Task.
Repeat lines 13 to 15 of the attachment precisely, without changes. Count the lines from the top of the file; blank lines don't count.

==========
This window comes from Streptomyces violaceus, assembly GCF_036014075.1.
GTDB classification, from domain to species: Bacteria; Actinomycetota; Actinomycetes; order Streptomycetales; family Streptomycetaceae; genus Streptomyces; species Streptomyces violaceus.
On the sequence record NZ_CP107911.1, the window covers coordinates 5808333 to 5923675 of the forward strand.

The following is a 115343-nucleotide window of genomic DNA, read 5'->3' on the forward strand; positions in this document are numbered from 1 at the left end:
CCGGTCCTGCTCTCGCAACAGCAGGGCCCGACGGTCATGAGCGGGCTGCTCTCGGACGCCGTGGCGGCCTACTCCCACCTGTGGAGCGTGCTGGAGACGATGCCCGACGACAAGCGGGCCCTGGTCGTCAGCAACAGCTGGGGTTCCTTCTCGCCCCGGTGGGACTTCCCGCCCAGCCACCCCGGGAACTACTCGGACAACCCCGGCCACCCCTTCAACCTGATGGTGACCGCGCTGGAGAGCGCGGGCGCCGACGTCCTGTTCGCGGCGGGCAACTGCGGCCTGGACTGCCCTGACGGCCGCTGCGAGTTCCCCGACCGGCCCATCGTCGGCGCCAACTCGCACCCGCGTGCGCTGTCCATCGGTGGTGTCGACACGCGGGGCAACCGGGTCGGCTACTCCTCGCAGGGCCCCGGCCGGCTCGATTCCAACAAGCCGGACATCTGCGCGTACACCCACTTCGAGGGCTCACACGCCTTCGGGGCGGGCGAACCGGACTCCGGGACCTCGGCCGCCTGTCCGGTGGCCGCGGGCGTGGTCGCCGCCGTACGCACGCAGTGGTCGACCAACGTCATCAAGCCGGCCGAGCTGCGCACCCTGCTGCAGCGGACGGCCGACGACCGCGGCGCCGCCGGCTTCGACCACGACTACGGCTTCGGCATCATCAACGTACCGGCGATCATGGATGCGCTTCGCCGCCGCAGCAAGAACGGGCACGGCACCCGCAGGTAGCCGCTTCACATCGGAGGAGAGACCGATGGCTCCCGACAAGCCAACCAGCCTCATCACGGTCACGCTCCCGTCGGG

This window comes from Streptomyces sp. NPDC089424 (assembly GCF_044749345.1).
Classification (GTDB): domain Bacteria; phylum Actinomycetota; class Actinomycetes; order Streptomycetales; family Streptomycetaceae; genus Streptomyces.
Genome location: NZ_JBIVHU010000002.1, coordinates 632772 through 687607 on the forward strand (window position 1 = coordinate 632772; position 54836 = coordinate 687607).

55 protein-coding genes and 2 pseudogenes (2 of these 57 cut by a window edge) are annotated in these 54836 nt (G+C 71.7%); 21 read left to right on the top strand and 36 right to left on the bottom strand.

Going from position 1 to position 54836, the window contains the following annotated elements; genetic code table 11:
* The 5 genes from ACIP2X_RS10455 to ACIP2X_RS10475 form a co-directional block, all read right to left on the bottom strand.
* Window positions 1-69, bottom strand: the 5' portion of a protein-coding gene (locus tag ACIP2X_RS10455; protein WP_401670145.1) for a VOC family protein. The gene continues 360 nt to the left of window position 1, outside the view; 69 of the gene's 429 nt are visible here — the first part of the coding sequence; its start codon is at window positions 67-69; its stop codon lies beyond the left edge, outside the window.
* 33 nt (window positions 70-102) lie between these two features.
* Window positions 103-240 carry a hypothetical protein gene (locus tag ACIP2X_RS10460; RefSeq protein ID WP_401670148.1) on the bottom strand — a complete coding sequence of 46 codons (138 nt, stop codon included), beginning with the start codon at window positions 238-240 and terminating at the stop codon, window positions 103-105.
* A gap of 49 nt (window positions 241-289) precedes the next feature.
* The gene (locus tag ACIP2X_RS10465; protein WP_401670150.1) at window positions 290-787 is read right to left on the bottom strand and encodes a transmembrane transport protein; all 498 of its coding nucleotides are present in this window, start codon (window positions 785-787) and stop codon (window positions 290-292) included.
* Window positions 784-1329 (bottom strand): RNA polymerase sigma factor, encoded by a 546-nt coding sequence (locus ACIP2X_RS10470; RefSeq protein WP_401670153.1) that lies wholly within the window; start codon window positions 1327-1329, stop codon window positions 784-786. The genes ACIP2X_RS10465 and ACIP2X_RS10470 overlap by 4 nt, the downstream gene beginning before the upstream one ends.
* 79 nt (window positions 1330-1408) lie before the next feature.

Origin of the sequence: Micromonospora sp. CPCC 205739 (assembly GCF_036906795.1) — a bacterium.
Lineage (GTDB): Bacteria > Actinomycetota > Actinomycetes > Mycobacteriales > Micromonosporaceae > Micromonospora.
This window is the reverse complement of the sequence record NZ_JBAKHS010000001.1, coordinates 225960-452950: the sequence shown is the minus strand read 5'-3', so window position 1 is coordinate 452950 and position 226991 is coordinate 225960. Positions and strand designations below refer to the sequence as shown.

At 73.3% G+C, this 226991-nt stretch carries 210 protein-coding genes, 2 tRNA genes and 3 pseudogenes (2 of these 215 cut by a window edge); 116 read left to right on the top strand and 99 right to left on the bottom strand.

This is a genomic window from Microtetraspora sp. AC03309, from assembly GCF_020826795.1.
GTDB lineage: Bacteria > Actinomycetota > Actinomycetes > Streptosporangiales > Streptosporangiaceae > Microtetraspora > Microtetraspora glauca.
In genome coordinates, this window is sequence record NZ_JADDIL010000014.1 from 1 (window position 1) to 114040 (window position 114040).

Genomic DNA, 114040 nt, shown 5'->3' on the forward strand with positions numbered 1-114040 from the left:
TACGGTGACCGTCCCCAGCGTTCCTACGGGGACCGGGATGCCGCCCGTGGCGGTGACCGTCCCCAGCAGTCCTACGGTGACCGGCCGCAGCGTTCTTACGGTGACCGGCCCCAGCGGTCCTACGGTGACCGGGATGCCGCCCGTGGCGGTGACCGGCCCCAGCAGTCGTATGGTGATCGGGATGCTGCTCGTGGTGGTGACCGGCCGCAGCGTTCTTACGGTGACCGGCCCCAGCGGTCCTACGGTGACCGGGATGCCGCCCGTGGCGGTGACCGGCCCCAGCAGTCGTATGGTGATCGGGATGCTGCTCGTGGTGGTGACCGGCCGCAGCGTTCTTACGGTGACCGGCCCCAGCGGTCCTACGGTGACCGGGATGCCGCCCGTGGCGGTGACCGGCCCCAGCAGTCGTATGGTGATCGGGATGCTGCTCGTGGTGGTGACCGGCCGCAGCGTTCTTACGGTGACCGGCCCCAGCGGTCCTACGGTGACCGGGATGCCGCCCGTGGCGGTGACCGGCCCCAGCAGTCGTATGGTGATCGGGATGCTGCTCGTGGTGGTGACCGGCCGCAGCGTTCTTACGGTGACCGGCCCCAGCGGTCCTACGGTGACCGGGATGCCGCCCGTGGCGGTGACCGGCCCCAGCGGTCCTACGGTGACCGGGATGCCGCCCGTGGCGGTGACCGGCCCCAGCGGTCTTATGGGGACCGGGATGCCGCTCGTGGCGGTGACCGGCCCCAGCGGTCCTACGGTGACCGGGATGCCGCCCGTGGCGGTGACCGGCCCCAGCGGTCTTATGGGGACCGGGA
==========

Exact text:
* 33 nt (window positions 70-102) lie between these two features.
* Window positions 103-240 carry a hypothetical protein gene (locus tag ACIP2X_RS10460; RefSeq protein ID WP_401670148.1) on the bottom strand — a complete coding sequence of 46 codons (138 nt, stop codon included), beginning with the start codon at window positions 238-240 and terminating at the stop codon, window positions 103-105.
* A gap of 49 nt (window positions 241-289) precedes the next feature.